Shock Therapy Takes on a New Form
June 1, 2001 -- Transcranial magnetic stimulation has emerged in recent years as an alternative to electroconvulsive therapy, offering a technique for stimulating the brains of people with severe depression without general anesthesia and without causing a seizure. The still-experimental therapy has generated substantial debate, with advocates claiming documented success, and others saying that lasting change is not possible without bringing about a seizure in the patient.
But some researchers are putting a new spin on the new technology, using it to do what electroconvulsive therapy, or ECT, does -- intentionally cause a person to have a seizure -- but in ways that may be better and safer, without the loss of memory that often accompanies ECT.
Now, the first human trial in the U.S. using transcranial magnetic stimulation -- also called magnetic stimulation therapy, or MST -- to bring about a seizure has proven both feasible and safe, with important benefits over ECT, according to researchers at the New York State Psychiatric Institute.
The study looked at 10 people with depression who received courses of both ECT and MST. Seizures were successfully induced in all 10 people using the new technology, and all treatments were well tolerated, says Sarah H. Lisanby, MD.
Importantly, patients were able to recall their names, place, date, and location much faster following MST than they did following ECT. "After ECT it took 13 minutes for patients to become reoriented, Lisanby tells WebMD, "With MST it took less than two minutes."
A test of people's ability to perform a task requiring concentration following the treatments also revealed a benefit over ECT.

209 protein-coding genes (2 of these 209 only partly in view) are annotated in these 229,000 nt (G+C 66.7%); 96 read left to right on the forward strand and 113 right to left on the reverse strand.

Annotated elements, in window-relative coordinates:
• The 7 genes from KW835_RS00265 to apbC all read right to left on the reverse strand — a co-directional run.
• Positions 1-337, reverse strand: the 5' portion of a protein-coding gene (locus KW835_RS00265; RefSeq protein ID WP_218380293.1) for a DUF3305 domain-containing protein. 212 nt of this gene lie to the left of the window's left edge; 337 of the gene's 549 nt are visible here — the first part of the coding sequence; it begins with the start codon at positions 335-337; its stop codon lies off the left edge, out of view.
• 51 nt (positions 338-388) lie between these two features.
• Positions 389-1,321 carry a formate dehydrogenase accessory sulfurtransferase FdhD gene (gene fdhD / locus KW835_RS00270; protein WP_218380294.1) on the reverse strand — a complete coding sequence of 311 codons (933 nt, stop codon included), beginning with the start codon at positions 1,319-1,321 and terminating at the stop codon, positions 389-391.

"After ECT patients took about four minutes to perform the task, but after MST it took about two minutes," Lisanby says.
Lisanby is director of the Magnetic Stimulation Laboratory at New York State Psychiatric Institute and assistant professor of clinical psychiatry at Columbia University College of Physicians and Surgeons. She presented the findings at annual meeting of the Association for Convulsive Therapy, which met in conjunction with the American Psychiatric Association, in New Orleans last month.
Whether the new procedure successfully treats depression remains to be seen, but the need to find safer alternatives to ECT makes research on the new technology invaluable.
"The significance of this is not yet known," Lisanby tells WebMD. "We know it is feasible in humans, and we have some evidence that seizures induced by MST have fewer side effects. This is extremely important for people who need [this type of] therapy, and who shouldn't have to experience amnesia as a routine part of life."
But if the promise of transcranial magnetic stimulation is its ability to relieve depression without inducing a seizure, what is the purpose of using the device to do the same thing that ECT does?